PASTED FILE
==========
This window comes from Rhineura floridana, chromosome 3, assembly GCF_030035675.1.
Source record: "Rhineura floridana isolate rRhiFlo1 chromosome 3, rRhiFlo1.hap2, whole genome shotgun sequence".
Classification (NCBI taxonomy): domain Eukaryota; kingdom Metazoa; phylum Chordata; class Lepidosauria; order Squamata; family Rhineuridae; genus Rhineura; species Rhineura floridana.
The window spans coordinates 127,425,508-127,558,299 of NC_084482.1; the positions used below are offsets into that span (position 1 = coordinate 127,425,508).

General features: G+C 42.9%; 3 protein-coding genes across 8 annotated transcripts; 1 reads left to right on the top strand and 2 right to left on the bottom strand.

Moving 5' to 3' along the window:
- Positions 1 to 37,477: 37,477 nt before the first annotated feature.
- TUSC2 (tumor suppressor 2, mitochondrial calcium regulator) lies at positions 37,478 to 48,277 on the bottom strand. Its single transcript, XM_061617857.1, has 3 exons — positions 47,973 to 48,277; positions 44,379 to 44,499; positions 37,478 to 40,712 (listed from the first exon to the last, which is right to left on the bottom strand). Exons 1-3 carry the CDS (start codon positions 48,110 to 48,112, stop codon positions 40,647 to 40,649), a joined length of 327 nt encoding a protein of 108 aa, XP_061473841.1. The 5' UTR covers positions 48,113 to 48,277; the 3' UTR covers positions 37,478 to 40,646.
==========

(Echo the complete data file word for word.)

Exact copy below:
This window comes from Rhineura floridana, chromosome 3, assembly GCF_030035675.1.
Source record: "Rhineura floridana isolate rRhiFlo1 chromosome 3, rRhiFlo1.hap2, whole genome shotgun sequence".
Classification (NCBI taxonomy): domain Eukaryota; kingdom Metazoa; phylum Chordata; class Lepidosauria; order Squamata; family Rhineuridae; genus Rhineura; species Rhineura floridana.
The window spans coordinates 127,425,508-127,558,299 of NC_084482.1; the positions used below are offsets into that span (position 1 = coordinate 127,425,508).

General features: G+C 42.9%; 3 protein-coding genes across 8 annotated transcripts; 1 reads left to right on the top strand and 2 right to left on the bottom strand.

Moving 5' to 3' along the window:
- Positions 1 to 37,477: 37,477 nt before the first annotated feature.
- TUSC2 (tumor suppressor 2, mitochondrial calcium regulator) lies at positions 37,478 to 48,277 on the bottom strand. Its single transcript, XM_061617857.1, has 3 exons — positions 47,973 to 48,277; positions 44,379 to 44,499; positions 37,478 to 40,712 (listed from the first exon to the last, which is right to left on the bottom strand). Exons 1-3 carry the CDS (start codon positions 48,110 to 48,112, stop codon positions 40,647 to 40,649), a joined length of 327 nt encoding a protein of 108 aa, XP_061473841.1. The 5' UTR covers positions 48,113 to 48,277; the 3' UTR covers positions 37,478 to 40,646.